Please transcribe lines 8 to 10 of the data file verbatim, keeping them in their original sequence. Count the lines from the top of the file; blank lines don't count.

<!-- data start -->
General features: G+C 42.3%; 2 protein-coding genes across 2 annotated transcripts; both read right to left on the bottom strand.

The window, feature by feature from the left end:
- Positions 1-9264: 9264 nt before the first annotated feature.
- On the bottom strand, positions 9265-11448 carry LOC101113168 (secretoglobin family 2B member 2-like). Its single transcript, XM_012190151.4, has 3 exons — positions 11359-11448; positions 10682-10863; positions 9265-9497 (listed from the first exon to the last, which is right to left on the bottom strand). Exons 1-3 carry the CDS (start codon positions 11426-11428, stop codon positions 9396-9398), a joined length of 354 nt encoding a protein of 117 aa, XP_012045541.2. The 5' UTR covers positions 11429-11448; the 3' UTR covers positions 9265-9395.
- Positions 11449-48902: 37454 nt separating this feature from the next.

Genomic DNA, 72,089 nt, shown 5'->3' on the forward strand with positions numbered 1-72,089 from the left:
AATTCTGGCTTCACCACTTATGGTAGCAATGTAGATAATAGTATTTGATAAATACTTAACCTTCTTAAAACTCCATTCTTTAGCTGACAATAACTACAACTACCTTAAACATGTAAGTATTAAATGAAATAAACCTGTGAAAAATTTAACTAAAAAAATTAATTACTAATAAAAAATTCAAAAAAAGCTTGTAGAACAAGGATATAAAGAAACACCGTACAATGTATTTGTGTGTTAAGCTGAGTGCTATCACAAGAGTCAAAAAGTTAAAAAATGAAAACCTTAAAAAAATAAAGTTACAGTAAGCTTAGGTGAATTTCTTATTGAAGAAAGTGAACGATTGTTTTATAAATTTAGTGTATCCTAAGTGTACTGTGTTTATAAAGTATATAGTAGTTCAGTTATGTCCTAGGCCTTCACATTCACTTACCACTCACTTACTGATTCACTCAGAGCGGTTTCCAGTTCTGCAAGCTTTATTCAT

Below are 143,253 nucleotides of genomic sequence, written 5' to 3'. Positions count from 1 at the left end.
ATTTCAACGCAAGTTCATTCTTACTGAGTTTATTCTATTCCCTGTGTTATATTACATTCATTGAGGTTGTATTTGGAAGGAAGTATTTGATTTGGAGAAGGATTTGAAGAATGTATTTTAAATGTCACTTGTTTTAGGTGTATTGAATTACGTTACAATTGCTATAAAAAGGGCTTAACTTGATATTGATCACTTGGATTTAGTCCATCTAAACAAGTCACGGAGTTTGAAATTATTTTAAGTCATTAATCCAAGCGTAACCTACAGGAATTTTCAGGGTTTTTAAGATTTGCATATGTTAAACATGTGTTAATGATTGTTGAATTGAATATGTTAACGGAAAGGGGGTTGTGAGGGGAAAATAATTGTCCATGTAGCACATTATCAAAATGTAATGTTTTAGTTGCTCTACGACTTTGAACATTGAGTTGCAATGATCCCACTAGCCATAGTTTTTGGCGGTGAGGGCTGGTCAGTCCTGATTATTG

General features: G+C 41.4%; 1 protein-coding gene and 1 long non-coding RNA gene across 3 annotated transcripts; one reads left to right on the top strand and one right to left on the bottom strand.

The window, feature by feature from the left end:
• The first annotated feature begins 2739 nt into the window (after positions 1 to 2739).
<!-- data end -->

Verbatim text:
Below are 143,253 nucleotides of genomic sequence, written 5' to 3'. Positions count from 1 at the left end.
ATTTCAACGCAAGTTCATTCTTACTGAGTTTATTCTATTCCCTGTGTTATATTACATTCATTGAGGTTGTATTTGGAAGGAAGTATTTGATTTGGAGAAGGATTTGAAGAATGTATTTTAAATGTCACTTGTTTTAGGTGTATTGAATTACGTTACAATTGCTATAAAAAGGGCTTAACTTGATATTGATCACTTGGATTTAGTCCATCTAAACAAGTCACGGAGTTTGAAATTATTTTAAGTCATTAATCCAAGCGTAACCTACAGGAATTTTCAGGGTTTTTAAGATTTGCATATGTTAAACATGTGTTAATGATTGTTGAATTGAATATGTTAACGGAAAGGGGGTTGTGAGGGGAAAATAATTGTCCATGTAGCACATTATCAAAATGTAATGTTTTAGTTGCTCTACGACTTTGAACATTGAGTTGCAATGATCCCACTAGCCATAGTTTTTGGCGGTGAGGGCTGGTCAGTCCTGATTATTG

General features: G+C 41.4%; 1 protein-coding gene and 1 long non-coding RNA gene across 3 annotated transcripts; one reads left to right on the top strand and one right to left on the bottom strand.